The world's first wiki where authorship really matters (Nature Genetics, 2008). Due credit and reputation for authors. Imagine a global collaborative knowledge base for original thoughts. Search thousands of articles and collaborate with scientists around the globe.

wikigene or wiki gene protein drug chemical gene disease author authorship tracking collaborative publishing evolutionary knowledge reputation system wiki2.0 global collaboration genes proteins drugs chemicals diseases compound
Hoffmann, R. A wiki for the life sciences where authorship matters. Nature Genetics (2008)
 
 
 
 
 

Subunit organization in a soluble complex of tar, CheW, and CheA by electron microscopy.

The Salmonella and Escherichia coli aspartate receptor, Tar, is representative of a large class of membrane receptors that generate chemotaxis responses by regulating the activity of an associated histidine protein kinase, CheA. Tar is composed of an NH(2)-terminal periplasmic ligand-binding domain linked through a transmembrane sequence to a COOH-terminal coiled-coil signaling domain in the cytoplasm. The isolated cytoplasmic domain of Tar fused to a leucine zipper sequence forms a soluble complex with CheA and the Src homology 3-like kinase activator, CheW. Activity of the CheA kinase in the soluble complex is essentially the same as in fully active complexes with the intact receptor in the membrane. The soluble complex is composed of approximately 28 receptor cytoplasmic domain chains, 6 CheW chains, and 4 CheA chains. It has a molecular weight of 1,400,000 (Liu, I., Levit, M., Lurz, R., Surette, M.G., and Stock, J.B. (1997) EMBO J. 16, 7231-7240). Electron microscopy reveals an elongated barrel-like structure with a largely hollow center. Immunoelectron microscopy has provided a general picture of the subunit and domain organization of the complex. CheA and CheW appear to be in the middle of the complex with the leucine zippers of the receptor construct at the ends. These findings show that the receptor signaling complex forms higher ordered structures with defined geometric architectures. Coupled with atomic models of the subunits, our results provide insights into the functional architecture by which the receptor regulates CheA kinase activity during bacterial chemotaxis.[1]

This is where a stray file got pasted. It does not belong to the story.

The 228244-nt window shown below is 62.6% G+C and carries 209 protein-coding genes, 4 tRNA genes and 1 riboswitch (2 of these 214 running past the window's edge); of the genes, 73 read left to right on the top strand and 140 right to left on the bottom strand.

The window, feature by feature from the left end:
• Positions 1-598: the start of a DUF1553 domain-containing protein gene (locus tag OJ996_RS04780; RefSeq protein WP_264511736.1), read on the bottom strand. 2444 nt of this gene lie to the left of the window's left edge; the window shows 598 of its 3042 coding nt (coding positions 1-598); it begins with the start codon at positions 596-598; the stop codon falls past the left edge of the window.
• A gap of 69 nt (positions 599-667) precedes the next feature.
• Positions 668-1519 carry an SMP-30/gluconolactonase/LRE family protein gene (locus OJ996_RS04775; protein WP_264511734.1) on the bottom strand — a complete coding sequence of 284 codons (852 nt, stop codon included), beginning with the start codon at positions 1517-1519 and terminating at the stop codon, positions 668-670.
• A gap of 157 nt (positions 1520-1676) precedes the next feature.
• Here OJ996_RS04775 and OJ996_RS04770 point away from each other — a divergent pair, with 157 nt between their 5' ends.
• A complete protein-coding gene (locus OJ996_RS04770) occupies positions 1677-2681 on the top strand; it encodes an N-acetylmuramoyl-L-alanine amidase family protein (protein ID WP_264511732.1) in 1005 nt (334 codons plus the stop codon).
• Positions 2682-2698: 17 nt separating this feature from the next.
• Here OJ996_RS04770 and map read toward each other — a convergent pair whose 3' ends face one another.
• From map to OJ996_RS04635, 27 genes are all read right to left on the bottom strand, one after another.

References

  1. Subunit organization in a soluble complex of tar, CheW, and CheA by electron microscopy. Francis, N.R., Levit, M.N., Shaikh, T.R., Melanson, L.A., Stock, J.B., DeRosier, D.J. J. Biol. Chem. (2002) [Pubmed]
 
WikiGenes - Universities